Your annual holiday party presents an opportunity for employees and management to cut loose and celebrate their accomplishments in the past year. It also presents an opportunity to make some bad decisions—which, unfortunately, may have lingering consequences long after the last guests have made it home. From employees making a scene to sexual harassment allegations, there’s a lot on the line during holiday festivities, especially in the day and age when all public activities could wind up on the Internet. In fact, a poll conducted by a job search website recently concluded that as many as 1 in 10 workers have admitted “to having either done something extremely regrettable and been fired because of it (four percent), or acted in a way that was somewhat regrettable and damaged their career/reputation (five percent)” at an office party.

In light of these realities, here are three considerations to keep in mind as you prepare for your company-sponsored end-of-year celebrations.

1. Hold the Nog?

Alcohol consumption is the cause of many holiday gathering mishaps—from harassment allegations to assault claims to driving under the influence. Courts have held employers vicariously liable for injuries caused when an employee drove drunk and caused an accident after a holiday party. Arranging transportation for employees, holding the party in a convenient location, and reducing alcohol consumption could help employers avoid such claims.

Moreover, in the age of the Weinstein effect, many employers have decided to forego the two drink tickets that they ordinarily would distribute to employees at their holiday festivities in favor of a dry party. One placement company estimates that approximately 49 percent of companies will serve alcohol at their 2017 holiday parties—whereas in 2015, 62 percent of employers served alcohol.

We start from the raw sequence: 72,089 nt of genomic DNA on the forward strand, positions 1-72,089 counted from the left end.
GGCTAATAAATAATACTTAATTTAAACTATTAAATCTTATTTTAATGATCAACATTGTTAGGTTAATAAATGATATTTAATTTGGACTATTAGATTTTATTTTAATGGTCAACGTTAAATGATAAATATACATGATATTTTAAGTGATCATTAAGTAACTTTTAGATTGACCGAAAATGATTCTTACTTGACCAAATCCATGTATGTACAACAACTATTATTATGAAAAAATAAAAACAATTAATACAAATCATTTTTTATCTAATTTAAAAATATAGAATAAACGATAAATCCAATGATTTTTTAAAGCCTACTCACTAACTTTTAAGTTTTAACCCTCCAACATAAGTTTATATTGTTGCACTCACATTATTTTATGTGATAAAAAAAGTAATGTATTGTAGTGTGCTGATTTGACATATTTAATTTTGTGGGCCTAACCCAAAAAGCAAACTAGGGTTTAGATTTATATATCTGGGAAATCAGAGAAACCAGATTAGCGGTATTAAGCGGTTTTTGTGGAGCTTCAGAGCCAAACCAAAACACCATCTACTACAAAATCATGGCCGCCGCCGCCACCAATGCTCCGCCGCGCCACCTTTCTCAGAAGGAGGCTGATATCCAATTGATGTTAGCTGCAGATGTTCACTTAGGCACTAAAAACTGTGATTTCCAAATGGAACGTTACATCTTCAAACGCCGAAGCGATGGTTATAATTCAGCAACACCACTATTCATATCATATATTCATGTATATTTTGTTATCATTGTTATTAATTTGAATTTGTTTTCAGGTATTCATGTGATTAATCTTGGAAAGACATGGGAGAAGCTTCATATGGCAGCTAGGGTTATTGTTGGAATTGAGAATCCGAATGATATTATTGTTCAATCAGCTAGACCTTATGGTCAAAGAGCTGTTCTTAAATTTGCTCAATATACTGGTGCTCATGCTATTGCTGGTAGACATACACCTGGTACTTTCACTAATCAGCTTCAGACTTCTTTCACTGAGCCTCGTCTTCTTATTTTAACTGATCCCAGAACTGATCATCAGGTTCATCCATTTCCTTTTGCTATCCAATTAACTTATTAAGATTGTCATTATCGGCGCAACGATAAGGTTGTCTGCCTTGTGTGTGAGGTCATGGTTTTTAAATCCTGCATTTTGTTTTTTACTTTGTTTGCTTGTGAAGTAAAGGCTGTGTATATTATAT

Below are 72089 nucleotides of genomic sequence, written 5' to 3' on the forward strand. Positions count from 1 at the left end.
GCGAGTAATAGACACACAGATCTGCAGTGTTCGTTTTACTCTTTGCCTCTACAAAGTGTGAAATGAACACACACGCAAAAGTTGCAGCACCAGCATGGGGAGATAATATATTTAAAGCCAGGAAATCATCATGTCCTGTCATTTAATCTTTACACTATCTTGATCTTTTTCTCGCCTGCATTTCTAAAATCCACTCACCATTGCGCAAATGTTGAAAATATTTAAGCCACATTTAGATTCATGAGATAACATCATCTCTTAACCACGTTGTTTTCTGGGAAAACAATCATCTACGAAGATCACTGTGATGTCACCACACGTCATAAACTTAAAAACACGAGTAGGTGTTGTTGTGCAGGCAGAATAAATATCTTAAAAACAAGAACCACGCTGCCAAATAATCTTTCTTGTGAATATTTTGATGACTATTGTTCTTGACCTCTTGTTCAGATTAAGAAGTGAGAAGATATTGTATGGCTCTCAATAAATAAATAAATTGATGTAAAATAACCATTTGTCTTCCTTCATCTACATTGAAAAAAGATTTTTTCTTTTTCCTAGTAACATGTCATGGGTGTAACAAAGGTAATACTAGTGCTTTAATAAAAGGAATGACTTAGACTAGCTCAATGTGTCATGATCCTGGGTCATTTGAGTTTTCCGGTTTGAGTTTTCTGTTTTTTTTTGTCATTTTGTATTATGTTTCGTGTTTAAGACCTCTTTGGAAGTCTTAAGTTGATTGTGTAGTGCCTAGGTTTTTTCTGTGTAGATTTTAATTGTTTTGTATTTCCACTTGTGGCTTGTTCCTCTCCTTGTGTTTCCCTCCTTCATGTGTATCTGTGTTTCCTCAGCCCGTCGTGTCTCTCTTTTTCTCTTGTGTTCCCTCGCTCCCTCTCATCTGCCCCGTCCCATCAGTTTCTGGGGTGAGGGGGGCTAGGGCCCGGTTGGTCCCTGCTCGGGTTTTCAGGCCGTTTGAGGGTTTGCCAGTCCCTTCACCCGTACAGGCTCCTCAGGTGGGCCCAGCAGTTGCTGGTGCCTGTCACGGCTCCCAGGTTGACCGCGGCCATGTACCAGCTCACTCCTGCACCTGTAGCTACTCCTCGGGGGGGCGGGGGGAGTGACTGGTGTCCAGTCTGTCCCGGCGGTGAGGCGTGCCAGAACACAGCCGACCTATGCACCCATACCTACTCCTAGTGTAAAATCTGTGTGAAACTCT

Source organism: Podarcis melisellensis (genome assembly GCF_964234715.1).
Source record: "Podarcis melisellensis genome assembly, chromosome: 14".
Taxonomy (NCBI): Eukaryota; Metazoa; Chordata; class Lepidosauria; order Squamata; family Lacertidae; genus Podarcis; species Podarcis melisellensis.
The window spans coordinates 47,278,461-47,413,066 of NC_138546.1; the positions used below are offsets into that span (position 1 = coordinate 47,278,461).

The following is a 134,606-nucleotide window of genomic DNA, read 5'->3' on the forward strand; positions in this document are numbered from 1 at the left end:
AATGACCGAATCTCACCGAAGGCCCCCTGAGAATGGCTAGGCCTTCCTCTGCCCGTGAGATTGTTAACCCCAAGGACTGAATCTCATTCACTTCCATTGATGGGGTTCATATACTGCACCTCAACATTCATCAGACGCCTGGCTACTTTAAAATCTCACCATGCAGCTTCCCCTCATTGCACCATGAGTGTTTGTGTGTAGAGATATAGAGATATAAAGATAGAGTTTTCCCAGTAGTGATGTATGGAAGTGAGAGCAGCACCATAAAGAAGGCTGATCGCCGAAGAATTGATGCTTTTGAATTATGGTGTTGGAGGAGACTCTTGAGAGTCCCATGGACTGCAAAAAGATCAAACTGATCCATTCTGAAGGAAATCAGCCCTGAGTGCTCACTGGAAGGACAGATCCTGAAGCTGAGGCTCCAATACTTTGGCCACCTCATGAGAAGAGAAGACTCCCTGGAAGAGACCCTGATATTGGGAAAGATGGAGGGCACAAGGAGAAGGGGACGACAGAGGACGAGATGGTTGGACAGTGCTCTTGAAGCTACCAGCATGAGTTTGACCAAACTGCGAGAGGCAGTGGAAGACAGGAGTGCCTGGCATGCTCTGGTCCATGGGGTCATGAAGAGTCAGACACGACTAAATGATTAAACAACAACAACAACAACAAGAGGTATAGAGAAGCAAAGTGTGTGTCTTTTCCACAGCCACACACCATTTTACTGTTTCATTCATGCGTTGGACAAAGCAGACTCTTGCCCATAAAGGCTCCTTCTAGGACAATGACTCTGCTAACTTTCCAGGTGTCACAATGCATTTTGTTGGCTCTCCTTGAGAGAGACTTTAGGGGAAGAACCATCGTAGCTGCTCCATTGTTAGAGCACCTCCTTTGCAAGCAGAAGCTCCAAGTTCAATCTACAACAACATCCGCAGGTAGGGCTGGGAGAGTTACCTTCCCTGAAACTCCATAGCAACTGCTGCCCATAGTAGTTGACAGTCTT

2. The Setting

One way to manage the consequences of a holiday celebration is to choose locations and times that are less conducive to employee misconduct. Consider a fine dining event, a casual midday lunch, or an afternoon break.

Considerations for employers include:

  • whether the party will be after-hours or during the regular workday;
  • whether the atmosphere will be formal or casual; and
  • whether an attraction or activity will be scheduled for the party.

Each of these factors can affect attendees’ conduct at the event.

3. The Guest List

There are a number of ways that a guest list can affect the tone of a holiday gathering. One thing employers may want to consider is ensuring that their managers and supervisors—from front-line to high-level executives—are invited to the party. The presence of management does not just serve the purpose of ensuring basic workplace decorum, it also gives employees and managers an opportunity to spend time together in a more relaxed setting, which is one of the primary benefits of an office party in the first place.

In addition, employers may want to consider inviting employees to bring their significant others to the holiday parties. While their presence might increase “the awkwardness factor,” the presence of spouses might also have a policing effect on employees’ behavior. Additionally, as is the case with the presence of managers, the presence of significant others might give employees the opportunity to get to know one another better.

Don’t Be a Grinch

Holiday parties can be a fun break for employees and boost employee morale as long as employers consider the risks and plan accordingly. In addition to analyzing the aforementioned factors, employers may want to take some other simple steps:

  • Update the company harassment policy.
  • Remind employees of the expected conduct before the party. This need not take the form of a company-wide email. Companies may simply task their managers with reminding their staff to maintain a professional atmosphere.
  • If a complaint arises in the wake of the party, conduct a full and prompt investigation.